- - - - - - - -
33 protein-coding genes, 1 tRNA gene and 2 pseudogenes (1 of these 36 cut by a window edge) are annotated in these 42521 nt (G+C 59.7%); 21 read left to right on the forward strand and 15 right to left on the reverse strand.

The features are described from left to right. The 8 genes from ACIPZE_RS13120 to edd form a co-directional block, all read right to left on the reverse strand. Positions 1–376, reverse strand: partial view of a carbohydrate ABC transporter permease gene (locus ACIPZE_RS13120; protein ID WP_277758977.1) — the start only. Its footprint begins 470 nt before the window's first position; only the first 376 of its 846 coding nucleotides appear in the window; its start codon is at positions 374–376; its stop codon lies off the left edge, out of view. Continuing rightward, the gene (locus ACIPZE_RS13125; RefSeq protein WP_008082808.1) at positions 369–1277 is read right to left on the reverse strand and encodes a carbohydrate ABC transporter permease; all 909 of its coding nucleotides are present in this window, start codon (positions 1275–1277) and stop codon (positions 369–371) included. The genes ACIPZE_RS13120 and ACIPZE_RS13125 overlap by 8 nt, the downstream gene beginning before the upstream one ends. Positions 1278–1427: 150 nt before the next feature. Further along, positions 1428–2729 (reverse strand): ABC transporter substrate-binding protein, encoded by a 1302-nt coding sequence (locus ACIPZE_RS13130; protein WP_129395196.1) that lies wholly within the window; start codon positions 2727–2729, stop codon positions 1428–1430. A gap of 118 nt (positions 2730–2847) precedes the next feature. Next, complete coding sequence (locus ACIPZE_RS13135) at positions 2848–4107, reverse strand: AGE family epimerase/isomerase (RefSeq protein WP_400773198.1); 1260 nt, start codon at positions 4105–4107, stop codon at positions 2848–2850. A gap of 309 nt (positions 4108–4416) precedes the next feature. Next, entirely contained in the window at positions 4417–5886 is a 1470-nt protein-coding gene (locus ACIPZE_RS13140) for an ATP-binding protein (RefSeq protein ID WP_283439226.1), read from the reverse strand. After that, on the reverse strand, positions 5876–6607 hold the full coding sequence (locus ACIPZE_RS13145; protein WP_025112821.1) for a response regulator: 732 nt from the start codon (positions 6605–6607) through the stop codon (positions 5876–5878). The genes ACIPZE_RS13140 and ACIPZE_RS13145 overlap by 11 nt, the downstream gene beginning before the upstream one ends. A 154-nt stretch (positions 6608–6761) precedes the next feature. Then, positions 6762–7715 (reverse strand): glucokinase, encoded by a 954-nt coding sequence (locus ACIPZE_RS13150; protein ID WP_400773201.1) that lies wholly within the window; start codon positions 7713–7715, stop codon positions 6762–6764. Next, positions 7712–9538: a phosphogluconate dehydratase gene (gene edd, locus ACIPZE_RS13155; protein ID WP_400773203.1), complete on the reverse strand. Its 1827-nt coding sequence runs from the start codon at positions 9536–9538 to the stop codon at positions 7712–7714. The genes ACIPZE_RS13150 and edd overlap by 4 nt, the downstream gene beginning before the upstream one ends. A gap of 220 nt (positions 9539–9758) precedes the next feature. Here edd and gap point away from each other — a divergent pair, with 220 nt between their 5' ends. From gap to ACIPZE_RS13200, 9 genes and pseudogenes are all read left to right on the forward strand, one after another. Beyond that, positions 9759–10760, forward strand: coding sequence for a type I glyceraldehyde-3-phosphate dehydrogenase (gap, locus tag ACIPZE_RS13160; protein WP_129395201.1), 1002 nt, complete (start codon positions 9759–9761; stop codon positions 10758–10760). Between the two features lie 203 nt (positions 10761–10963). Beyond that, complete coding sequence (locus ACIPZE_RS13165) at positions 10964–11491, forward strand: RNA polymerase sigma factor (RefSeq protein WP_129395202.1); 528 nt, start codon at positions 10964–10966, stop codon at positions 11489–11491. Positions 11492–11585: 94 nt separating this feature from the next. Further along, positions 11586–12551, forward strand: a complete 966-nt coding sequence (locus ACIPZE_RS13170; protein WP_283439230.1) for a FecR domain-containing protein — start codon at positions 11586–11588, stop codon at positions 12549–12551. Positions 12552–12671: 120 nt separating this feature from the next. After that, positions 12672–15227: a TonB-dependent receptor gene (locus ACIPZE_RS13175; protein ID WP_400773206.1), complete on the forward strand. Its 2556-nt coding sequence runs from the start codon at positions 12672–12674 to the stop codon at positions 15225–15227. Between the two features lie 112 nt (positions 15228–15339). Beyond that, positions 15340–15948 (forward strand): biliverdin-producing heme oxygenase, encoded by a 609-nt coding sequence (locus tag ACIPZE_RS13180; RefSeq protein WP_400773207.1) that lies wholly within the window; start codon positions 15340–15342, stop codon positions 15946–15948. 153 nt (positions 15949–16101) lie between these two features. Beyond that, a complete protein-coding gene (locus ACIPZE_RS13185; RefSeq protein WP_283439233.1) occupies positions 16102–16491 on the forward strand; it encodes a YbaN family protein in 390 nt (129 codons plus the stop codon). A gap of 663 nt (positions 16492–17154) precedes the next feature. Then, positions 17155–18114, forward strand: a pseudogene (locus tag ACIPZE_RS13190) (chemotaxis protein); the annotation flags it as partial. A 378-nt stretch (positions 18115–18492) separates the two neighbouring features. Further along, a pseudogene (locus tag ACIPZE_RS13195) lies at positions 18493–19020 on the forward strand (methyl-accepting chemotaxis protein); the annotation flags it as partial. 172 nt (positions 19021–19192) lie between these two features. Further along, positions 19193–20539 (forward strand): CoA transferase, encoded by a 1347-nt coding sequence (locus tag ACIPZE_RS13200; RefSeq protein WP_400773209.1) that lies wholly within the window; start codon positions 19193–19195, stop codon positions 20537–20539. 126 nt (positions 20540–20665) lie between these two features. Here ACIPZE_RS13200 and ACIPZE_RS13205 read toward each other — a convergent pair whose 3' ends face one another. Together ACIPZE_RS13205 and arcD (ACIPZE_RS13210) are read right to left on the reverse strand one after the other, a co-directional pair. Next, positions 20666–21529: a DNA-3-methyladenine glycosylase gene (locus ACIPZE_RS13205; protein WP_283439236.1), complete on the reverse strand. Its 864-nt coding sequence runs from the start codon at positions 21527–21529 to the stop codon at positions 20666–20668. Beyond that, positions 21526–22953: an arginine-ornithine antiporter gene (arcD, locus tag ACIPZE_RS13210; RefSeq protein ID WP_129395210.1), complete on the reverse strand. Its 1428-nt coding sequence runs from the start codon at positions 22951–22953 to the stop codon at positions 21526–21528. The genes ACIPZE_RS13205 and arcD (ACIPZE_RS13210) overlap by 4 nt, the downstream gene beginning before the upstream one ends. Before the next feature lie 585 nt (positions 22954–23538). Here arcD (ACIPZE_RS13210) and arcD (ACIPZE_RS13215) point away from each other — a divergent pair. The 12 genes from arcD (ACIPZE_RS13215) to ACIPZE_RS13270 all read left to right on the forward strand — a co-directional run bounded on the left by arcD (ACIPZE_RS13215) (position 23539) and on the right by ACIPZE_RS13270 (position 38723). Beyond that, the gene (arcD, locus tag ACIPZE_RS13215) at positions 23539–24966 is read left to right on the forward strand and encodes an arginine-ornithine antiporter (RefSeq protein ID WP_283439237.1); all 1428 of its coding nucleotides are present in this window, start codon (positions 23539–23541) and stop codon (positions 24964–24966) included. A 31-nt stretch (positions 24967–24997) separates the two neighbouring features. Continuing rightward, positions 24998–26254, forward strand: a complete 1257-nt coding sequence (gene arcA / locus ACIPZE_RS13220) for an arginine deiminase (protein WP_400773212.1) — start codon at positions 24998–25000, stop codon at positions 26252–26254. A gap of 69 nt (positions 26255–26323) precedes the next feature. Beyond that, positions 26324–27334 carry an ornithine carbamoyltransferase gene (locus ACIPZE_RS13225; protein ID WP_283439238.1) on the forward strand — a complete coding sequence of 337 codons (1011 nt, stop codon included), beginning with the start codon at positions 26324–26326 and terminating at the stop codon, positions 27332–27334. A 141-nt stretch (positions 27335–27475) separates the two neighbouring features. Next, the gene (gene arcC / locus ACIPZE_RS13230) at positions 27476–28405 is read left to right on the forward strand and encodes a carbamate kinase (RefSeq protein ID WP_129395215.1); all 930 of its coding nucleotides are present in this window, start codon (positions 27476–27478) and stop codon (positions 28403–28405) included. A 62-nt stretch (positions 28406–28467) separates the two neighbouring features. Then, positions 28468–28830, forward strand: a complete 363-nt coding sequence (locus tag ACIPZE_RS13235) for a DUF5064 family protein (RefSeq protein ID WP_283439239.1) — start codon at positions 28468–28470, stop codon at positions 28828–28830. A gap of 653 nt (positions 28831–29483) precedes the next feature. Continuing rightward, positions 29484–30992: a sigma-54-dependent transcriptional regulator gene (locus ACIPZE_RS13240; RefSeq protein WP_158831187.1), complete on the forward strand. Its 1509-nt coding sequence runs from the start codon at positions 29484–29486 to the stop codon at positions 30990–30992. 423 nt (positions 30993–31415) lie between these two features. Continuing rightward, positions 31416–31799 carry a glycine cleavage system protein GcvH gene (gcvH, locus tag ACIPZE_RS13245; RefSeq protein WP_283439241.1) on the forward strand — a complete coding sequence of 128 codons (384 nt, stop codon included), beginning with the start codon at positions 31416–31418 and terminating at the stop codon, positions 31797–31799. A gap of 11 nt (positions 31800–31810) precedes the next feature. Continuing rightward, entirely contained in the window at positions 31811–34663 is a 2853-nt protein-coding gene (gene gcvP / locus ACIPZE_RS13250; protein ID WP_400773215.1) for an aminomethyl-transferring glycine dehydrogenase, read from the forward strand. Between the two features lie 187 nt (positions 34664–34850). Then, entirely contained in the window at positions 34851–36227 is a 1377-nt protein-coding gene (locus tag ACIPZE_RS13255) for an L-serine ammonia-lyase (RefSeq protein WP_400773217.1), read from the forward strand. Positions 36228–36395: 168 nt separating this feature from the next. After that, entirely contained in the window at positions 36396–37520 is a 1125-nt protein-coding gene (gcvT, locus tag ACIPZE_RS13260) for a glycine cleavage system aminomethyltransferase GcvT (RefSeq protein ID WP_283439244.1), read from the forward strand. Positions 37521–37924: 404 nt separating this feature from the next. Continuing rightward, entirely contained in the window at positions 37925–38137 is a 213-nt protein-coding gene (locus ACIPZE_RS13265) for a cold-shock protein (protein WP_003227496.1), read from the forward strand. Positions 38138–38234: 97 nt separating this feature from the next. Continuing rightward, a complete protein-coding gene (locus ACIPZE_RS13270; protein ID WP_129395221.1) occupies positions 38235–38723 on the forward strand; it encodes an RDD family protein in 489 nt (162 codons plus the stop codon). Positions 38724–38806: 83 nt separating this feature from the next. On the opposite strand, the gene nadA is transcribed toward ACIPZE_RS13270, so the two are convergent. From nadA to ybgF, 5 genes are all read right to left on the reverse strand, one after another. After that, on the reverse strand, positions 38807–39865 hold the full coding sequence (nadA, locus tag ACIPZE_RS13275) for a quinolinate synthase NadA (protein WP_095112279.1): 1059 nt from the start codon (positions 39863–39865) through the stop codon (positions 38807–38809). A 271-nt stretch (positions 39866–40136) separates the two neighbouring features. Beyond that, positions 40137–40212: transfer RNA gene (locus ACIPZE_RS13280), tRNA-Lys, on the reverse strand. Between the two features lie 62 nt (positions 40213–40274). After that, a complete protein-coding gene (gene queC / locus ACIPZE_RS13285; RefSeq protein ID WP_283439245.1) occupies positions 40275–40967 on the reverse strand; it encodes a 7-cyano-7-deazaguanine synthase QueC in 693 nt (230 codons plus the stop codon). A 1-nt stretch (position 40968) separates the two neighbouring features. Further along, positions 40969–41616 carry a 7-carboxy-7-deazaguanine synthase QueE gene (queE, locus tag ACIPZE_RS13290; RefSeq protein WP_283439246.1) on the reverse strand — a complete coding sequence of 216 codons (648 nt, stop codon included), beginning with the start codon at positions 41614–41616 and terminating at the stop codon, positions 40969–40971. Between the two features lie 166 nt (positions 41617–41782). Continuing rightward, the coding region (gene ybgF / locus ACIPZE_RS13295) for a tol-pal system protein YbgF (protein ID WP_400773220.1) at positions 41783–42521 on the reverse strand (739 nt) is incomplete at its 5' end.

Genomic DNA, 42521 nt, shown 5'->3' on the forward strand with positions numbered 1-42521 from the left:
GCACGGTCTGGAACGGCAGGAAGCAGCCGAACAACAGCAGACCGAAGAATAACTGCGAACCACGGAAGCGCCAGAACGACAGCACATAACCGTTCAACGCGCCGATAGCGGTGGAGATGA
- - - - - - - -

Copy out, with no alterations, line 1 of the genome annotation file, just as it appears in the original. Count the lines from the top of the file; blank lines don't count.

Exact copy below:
33 protein-coding genes, 1 tRNA gene and 2 pseudogenes (1 of these 36 cut by a window edge) are annotated in these 42521 nt (G+C 59.7%); 21 read left to right on the forward strand and 15 right to left on the reverse strand.